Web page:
Head full of Tarzan, Lord Tyger and Stig of the Dump, I regained the road and headed down towards the town. I had a drink in the Old Swan, aka Ma Pardoes, a venerable real ale pub that has had some bad periods over the decades. It was good to see it doing well, an ideal pub in my view – quiet, multi-roomed, with nice beer and some simple food choices. I would have stayed for another, but a conversation between a man and his elderly mother, who could hear little and disliked what she could hear, and was baffled and annoyed at the struggle to understand, was depressing me somewhat. I carried on down the high street, past halloween displays and blossoming brushes.

From Netherton I headed into Old Hill, erstwhile home of Jennie’s parents and somewhere I once lived for six weeks. That house has been demolished for a while, and I expected to see a weed-grown fenced off tract. However new homes are being built on the site and look nearly finished. I had not seen these before and it was poignant – thinking of lives lived in spaces that no longer exist, and new spaces waiting to be occupied.

Moving on, past this last of the Places I Have Lived stopping off points (until Brighton anyway), I joined the Monarch’s Way, a (sporadically) waymarked path which could take me all the way to Shoreham if I stuck with it. Some canal, some hillside, some densely wooded paths – always with a warehouse or manufactory in sight.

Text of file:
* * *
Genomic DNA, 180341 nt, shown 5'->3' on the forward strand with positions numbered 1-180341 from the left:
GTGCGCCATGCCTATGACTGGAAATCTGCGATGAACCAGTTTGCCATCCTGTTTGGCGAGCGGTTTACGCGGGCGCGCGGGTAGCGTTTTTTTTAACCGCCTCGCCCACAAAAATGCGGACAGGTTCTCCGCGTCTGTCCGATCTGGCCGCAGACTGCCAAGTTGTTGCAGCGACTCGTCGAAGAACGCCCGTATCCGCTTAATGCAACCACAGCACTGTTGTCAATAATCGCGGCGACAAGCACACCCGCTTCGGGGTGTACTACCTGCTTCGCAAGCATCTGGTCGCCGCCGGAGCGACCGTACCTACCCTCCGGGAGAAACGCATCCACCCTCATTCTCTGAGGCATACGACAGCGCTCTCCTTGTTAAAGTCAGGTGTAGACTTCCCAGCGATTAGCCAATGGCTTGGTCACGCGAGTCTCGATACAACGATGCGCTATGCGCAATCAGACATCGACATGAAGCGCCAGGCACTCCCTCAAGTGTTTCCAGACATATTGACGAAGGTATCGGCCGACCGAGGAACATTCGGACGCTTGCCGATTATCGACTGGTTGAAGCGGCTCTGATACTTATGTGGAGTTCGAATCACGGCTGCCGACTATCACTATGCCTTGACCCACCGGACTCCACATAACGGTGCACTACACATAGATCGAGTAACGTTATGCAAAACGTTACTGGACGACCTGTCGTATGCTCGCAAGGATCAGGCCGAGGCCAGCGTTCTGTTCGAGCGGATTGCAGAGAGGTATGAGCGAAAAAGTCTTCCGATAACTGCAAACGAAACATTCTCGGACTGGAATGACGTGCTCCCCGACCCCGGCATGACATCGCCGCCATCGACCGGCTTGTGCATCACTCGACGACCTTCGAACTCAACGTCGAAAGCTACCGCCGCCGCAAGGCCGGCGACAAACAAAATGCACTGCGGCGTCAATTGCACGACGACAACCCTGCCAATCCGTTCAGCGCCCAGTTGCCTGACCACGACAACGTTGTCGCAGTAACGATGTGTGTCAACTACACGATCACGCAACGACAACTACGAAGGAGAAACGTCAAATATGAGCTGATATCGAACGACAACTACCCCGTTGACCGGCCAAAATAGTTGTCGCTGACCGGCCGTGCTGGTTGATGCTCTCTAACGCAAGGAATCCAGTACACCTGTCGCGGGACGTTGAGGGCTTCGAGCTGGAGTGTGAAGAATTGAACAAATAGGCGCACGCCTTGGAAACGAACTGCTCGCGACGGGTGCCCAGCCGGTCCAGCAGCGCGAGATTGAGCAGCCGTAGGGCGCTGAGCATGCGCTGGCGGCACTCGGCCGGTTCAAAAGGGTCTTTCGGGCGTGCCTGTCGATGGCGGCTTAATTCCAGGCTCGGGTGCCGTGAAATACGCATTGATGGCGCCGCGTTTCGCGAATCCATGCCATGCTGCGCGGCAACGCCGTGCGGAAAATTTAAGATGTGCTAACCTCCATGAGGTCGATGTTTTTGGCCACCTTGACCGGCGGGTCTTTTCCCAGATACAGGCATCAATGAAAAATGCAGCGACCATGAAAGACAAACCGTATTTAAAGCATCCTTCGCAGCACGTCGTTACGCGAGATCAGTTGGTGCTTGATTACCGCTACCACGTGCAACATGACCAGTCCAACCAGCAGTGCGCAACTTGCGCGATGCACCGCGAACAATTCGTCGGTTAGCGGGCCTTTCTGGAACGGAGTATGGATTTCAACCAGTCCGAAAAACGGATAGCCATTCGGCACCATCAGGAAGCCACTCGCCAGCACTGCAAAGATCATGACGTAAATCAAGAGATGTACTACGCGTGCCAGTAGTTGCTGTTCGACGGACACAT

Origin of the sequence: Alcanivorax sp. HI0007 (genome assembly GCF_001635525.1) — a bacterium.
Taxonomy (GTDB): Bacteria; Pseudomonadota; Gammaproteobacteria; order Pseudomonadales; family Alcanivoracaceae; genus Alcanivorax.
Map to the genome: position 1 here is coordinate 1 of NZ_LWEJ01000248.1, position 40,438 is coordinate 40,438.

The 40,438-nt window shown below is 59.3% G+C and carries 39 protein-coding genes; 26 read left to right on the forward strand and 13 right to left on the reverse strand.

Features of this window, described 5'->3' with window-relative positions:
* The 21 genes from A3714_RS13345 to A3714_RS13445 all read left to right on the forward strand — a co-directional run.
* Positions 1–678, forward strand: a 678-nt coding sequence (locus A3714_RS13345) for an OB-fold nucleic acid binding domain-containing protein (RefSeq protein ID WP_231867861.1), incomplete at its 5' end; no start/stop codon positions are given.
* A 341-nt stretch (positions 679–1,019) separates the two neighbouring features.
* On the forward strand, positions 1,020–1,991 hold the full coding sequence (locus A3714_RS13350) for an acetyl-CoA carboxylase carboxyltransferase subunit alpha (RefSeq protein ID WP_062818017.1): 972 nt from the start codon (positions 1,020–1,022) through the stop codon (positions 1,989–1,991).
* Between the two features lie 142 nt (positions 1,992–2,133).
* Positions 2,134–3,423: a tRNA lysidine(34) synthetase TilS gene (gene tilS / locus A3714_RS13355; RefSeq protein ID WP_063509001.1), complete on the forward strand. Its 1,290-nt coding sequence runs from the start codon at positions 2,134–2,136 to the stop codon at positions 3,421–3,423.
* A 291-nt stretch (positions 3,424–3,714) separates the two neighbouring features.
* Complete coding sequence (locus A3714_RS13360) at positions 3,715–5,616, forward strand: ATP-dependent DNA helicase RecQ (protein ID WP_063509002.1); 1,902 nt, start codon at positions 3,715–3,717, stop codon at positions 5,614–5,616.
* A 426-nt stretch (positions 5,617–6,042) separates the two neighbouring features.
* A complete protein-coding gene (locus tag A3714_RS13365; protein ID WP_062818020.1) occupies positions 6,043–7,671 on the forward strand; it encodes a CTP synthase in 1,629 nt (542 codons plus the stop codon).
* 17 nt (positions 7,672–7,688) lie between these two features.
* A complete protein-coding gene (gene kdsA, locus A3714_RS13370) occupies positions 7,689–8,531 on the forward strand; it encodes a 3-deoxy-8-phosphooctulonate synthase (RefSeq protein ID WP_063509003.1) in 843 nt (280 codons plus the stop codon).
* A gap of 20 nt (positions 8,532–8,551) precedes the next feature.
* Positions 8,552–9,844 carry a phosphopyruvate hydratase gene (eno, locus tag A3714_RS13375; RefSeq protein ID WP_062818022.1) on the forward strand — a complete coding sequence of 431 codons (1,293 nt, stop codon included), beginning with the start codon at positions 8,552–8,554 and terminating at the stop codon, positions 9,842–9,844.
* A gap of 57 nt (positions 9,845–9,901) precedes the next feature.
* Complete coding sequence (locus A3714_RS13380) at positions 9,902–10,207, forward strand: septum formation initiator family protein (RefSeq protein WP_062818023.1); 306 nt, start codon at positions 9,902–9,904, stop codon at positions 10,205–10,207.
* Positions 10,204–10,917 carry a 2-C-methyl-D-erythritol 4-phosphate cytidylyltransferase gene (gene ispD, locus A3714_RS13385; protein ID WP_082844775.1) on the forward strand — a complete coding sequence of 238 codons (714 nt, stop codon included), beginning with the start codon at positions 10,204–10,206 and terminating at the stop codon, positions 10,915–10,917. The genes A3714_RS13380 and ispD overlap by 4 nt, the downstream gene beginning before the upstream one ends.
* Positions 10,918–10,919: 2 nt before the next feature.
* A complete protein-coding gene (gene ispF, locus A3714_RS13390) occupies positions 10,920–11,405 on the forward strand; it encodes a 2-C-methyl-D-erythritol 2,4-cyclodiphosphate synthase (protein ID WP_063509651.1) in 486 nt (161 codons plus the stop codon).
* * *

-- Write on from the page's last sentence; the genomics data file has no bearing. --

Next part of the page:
Eventually I got beyond the navigable parts of the canal, reflecting that the whole walk, or most of it, could probably be done on waterways if defunct canals were included as well as live ones, and perhaps planned-but-never-built ones too. For instance, I know there is a dead canal near Chichester, relic of a scheme that could have made a major south coast port, connected directly to London. I’m sure I could make them all join up…

At one point I found myself, having slavishly followed the map, hacking through an overgrown embankment while looking enviously at a perfectly good path on the other side of the canal. Eventually I gave up and crossed – the canal at this point so ensilted that a desire path crossed the canal itself, my boots sinking just an inch or so into matted reeds. Soon I was crossing the A458 by the Sandvic works (or Sandtic as my mobile phone would have it) and heading out into countryside, passing the remains of a monastery – St Mary’s, Premonstratensian Order – presumably once owners of much surrounding land, under an economic system now dissolved. Light beginning to fade, I trudged on across fields, some stubbled, some newly planted.